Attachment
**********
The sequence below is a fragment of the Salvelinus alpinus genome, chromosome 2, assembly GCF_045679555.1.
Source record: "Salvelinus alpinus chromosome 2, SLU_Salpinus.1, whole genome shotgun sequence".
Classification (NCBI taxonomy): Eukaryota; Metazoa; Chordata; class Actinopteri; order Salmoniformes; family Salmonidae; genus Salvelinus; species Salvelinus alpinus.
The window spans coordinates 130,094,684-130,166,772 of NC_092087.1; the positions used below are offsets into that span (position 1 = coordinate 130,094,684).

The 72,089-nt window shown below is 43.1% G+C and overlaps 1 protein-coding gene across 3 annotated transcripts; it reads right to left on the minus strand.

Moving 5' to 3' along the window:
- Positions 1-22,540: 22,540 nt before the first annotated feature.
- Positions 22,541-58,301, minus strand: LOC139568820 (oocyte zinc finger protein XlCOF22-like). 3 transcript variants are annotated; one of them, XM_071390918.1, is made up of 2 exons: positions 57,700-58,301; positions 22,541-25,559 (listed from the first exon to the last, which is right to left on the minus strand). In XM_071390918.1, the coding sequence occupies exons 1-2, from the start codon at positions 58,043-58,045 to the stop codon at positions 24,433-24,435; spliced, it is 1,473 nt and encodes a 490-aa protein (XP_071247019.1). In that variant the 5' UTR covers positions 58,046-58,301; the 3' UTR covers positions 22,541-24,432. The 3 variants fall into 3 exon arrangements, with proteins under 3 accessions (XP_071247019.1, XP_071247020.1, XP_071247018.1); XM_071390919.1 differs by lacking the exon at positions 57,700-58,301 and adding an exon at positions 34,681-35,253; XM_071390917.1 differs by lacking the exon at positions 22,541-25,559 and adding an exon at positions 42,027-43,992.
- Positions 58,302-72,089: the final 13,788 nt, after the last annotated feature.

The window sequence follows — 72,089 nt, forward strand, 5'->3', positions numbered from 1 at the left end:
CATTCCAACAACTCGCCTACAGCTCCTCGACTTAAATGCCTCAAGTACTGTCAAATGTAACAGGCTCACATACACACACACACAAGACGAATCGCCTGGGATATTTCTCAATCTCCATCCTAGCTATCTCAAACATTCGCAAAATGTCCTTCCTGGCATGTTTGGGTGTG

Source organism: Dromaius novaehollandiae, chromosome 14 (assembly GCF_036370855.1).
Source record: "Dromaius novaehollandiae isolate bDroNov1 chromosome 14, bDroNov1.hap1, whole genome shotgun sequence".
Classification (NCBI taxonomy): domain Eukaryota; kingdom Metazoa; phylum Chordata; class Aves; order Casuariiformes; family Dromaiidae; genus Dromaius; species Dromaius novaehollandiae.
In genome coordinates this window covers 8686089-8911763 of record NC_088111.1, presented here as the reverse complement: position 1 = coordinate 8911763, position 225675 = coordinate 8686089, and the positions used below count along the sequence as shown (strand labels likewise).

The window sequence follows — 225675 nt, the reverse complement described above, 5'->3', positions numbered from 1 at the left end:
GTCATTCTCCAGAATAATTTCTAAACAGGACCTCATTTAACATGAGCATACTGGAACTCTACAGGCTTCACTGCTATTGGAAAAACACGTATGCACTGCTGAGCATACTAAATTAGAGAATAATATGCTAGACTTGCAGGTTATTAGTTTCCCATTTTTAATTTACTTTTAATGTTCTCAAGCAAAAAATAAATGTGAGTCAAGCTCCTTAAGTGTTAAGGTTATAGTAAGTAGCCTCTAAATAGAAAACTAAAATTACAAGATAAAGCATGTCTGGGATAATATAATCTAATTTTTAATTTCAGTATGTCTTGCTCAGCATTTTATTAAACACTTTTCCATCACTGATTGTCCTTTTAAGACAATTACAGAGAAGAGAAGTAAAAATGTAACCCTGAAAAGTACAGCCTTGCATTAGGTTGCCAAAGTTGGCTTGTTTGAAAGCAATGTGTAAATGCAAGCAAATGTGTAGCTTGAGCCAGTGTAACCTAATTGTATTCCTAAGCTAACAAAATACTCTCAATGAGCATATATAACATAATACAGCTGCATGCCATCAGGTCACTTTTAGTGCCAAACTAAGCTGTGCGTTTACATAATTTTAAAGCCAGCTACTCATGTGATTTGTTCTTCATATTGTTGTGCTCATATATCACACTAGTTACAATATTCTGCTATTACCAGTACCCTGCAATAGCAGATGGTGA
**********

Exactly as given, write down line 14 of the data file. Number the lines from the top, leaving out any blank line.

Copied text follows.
Classification (NCBI taxonomy): domain Eukaryota; kingdom Metazoa; phylum Chordata; class Aves; order Casuariiformes; family Dromaiidae; genus Dromaius; species Dromaius novaehollandiae.